Tag Archives: Apples & Snakes

NORTH EAST SNAPSHOTS

Two shots from my recent trip to the North East to visit Degna Stone and Nikki Hawkins’ WORDCUP teams at Newcastle’s Live Theatre and in Ashington…

Degna’s team were brainstorming on the project’s theme ‘I am free to write’. All poems in the first round of the SLAM must address this theme. It’s been interesting to see all the different interpretations…

Brainstorm by Degna's team at Live Theatre

Nikki’s team are already published poets. They recently wrote and illustrated a book with the help of their teachers, another poet and an illustrator. This is a photocopy of the cover of the book – which had just gone to print at the time of my visit. I’m looking forward to getting my hands on a finished copy.

Open Your Mind by Mainstream Misfits

One of the poems in the book was written during WORDCUP2010 on the subjects of mothers. I’m hoping they’ll share some of their poems on the blog. They’re a talented group of young women writing openly about the challenges they face in everyday life.

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WORDCUP2006 film part one

WORDCUP2010 follows on from the great success of WORDCUP2006. Here’s part one of  a short film about it.

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Workshop Visit: Leeds Young Authors

Last week, I hopped on a train up to Leeds to visit a session with the WORDCUP team from Leeds Young Authors (LYA). Khadijah Ibrahim, who founded LYA in 2003, met me at the Leeds Media Centre. Over the usual pre-workshop bustle of moving chairs and tables, she told me about the group, their annual visits to Brave New Voices in the States and the range of projects she’s currently working on. The amount of opportunities she creates for her students is incredible and I was excited to meet the WORDCUP team.

The team is part of the wider LYA group. In this session, they were working on personification as a way to bring life into their writing and make it stronger:

Definitions

They read and compared poems by Sylvia Plath, hip-hop artist Common and Langston Hughes. They then put their heads down and applied the techniques these poets use to their own writing. I was impressed by the way they worked together as a team, sharing ideas and feeding back to the group. They clearly take the editing process seriously and are working towards some seriously strong poems…

At the end of the workshop, two of the team performed a poem about the experience of being a twin which had me sitting right up in my seat.

Performing

Watch out for Leeds!

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Notes from the North East

WORDCUP2010 kicked off in the North East, where an extended project is taking place, coordinated by Radikal Words. Ten teams of young people in the region are working with poet coaches towards their own regional final, which will take place at the Arc in Stockon-on-Tees on Saturday 3 July.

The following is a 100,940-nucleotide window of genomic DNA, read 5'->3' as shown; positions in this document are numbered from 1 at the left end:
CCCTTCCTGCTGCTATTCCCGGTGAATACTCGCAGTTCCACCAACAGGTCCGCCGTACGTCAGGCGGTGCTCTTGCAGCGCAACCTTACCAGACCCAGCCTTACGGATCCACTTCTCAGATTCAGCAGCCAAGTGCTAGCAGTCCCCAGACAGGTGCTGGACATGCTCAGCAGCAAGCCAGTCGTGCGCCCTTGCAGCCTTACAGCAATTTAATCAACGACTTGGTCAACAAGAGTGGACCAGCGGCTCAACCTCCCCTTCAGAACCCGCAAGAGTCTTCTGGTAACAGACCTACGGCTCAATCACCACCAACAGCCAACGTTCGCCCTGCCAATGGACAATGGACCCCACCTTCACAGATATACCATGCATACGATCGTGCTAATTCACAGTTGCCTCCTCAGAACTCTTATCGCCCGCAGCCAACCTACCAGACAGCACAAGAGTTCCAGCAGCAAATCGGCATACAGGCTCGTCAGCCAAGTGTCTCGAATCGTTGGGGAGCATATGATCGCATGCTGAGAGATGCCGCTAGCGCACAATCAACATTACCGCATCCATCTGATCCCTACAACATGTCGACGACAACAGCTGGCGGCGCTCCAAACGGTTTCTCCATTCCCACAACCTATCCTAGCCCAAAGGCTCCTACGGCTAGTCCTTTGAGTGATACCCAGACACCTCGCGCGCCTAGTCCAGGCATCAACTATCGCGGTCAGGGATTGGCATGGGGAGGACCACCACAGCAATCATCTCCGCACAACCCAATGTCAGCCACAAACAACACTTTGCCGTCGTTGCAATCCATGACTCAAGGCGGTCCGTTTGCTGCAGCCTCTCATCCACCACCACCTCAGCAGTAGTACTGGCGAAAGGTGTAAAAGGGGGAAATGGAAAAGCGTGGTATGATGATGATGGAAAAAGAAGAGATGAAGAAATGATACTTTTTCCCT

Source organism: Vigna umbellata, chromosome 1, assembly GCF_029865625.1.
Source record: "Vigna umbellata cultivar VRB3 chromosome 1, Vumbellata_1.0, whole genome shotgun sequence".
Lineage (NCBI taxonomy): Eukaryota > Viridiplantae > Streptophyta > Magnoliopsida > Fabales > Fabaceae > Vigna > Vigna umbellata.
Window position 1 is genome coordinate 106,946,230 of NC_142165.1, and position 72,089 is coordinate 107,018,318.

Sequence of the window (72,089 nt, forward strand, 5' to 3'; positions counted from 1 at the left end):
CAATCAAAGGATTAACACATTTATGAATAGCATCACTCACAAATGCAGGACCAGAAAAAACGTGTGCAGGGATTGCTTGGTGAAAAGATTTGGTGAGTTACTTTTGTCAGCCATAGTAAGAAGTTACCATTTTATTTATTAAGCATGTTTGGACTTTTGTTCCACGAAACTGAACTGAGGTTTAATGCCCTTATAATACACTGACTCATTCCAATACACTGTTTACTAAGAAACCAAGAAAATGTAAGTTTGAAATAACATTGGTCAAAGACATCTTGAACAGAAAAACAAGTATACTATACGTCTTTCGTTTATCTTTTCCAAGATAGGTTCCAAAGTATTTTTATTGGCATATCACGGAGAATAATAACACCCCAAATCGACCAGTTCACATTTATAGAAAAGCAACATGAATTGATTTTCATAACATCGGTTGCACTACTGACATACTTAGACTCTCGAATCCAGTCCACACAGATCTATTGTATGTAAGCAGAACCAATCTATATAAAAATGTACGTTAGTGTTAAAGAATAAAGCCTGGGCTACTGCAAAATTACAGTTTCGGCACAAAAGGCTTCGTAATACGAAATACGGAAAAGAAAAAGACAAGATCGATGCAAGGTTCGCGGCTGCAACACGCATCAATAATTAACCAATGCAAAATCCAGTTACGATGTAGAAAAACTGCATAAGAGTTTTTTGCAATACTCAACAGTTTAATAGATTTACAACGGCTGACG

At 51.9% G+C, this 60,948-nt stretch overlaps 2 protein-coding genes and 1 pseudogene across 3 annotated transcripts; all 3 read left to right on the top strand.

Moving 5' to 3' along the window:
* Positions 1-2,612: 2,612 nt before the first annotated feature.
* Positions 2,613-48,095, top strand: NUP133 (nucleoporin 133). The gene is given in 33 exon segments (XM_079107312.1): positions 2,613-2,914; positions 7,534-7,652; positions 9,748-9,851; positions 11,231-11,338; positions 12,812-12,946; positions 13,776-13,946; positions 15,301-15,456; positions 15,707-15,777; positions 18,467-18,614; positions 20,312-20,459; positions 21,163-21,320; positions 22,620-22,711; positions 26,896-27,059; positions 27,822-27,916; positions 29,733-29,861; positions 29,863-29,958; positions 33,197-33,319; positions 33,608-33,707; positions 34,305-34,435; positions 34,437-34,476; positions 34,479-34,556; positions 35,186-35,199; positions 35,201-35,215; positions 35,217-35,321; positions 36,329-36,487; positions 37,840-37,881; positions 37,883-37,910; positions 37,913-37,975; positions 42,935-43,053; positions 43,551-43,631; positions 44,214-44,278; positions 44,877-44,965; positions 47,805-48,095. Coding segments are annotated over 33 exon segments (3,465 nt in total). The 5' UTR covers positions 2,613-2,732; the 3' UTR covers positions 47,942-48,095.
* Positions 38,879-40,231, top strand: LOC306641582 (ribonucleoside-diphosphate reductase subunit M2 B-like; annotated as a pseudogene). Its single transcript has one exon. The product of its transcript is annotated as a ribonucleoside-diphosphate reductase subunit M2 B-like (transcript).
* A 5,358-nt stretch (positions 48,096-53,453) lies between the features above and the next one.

At the end of March, the North East poets met at the Arc for two days of workshops, led by Radikal Words and Jacob Sam-La Rose, Artistic Director of the London Teenage Poetry SLAM and WORDCUP’s creative consultant. The workshops focussed on sharing and developing tools for working with young people.

I went up for the first day and it was wonderful to be in a room with so many talented poets and performers who all care about bringing poetry into education. As with all good meetings, it involved lots of games, led by different members of the group. Here’s one led by Jeff Price of Radikal Words – a game he often plays with students to get them writing and thinking about themselves…

This Hand…

  • Ask each member of the group to draw around their writing hand. They must then write their name in the middle
  • Outside the hand, ask them to write down three things their hand has done: two true things, and one lie
  • Ask each member to feed back what they have written and ask the group to guess which one is the lie

"This hand has milked a cow, this hand has caught a pigeon, this hand has been broken...."

One of the best things about working on a project like this is seeing how willing poet coaches are to share ideas, techniques and teaching material. Jacob led an exercise on poetic principles – asking the poets what, for them, creates strong writing. Here are some of the things they said:

  • Have a strong message
  • Convey the familiar in an original way
  • Tell personal stories  – make them interesting
  • Write it all down in the first draft – edit later. Kill the inner censor!
  • Draw on the senses
  • Be specific – use concrete images
  • Avoid clichés
  • Don’t rely on rhyme – use a range of poetic devices
  • Connect to your audience
  • Have fun

Young poets, take note!


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